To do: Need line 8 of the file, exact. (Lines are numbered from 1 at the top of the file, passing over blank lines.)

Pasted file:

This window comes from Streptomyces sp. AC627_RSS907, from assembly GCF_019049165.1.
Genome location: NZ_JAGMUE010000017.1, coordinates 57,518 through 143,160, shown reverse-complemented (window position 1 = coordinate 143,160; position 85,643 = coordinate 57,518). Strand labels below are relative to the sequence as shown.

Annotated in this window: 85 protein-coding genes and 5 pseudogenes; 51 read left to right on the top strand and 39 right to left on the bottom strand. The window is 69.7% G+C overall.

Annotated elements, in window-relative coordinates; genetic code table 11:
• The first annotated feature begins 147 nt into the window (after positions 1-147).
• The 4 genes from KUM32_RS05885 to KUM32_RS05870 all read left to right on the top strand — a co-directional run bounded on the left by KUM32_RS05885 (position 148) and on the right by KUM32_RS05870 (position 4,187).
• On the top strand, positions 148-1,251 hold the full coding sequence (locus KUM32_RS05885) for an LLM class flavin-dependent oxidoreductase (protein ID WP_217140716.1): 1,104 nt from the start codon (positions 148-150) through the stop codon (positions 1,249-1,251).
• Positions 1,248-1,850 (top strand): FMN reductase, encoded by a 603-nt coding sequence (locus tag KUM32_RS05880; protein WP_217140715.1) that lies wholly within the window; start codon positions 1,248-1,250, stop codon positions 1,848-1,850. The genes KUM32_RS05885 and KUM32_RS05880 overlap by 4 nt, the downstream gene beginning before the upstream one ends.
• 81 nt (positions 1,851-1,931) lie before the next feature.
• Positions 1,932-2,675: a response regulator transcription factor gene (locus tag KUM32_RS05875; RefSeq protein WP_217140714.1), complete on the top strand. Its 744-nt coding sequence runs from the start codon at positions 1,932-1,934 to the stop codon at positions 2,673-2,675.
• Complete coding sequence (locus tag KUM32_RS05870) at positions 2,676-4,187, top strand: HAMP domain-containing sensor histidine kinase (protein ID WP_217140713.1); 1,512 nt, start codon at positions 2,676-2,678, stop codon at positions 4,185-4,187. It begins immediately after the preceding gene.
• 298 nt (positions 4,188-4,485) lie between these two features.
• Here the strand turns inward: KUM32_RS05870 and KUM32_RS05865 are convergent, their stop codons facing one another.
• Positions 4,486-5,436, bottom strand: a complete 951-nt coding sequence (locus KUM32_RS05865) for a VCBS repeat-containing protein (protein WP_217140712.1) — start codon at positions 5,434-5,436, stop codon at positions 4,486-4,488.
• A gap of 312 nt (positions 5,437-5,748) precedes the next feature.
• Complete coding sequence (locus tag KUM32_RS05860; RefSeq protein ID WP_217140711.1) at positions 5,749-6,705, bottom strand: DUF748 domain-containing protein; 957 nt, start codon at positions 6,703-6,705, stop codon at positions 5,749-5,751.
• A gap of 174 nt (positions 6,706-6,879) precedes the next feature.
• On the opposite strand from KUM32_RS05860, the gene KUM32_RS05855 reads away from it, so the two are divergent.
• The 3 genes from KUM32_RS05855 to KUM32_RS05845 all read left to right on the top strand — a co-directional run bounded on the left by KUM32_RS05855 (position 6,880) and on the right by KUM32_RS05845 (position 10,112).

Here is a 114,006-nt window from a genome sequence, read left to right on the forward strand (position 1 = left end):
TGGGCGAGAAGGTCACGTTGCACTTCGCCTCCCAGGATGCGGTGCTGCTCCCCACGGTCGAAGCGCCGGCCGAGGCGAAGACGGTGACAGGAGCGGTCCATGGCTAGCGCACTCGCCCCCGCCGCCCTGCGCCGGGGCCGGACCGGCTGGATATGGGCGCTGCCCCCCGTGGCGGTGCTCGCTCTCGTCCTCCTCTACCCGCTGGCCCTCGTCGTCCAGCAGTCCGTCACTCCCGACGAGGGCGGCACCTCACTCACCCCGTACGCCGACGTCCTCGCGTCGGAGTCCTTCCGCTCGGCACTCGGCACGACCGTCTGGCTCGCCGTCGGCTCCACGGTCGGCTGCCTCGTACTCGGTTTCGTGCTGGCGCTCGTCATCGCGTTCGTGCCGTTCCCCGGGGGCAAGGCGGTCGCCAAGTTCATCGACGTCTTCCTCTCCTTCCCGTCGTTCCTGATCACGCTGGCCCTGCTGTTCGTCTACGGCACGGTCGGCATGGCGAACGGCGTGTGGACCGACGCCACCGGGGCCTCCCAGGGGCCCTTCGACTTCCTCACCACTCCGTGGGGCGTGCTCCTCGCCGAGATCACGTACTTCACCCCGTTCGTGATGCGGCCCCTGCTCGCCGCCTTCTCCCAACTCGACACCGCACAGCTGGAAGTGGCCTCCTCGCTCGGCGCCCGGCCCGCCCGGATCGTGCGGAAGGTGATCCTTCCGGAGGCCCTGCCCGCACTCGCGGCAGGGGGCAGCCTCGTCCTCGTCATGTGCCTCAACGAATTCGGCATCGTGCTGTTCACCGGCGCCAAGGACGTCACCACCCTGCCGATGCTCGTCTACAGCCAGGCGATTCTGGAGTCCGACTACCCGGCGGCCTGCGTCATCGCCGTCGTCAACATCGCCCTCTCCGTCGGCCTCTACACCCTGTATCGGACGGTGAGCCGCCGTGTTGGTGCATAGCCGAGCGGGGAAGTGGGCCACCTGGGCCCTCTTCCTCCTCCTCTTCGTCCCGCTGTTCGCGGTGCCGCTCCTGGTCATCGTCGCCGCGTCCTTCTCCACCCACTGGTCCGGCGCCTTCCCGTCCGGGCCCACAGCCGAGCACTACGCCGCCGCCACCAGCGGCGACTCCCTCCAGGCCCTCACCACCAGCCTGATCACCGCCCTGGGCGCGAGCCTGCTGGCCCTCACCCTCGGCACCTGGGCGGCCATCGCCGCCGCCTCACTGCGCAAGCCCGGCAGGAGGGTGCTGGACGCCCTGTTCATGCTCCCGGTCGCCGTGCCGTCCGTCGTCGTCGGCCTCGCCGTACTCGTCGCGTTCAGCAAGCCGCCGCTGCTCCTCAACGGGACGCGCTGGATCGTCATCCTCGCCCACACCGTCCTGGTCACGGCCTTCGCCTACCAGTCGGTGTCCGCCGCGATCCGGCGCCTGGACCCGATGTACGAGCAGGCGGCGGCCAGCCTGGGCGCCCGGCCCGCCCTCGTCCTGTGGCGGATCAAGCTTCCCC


• Positions 1,248-1,850 (top strand): FMN reductase, encoded by a 603-nt coding sequence (locus tag KUM32_RS05880; protein WP_217140715.1) that lies wholly within the window; start codon positions 1,248-1,250, stop codon positions 1,848-1,850. The genes KUM32_RS05885 and KUM32_RS05880 overlap by 4 nt, the downstream gene beginning before the upstream one ends.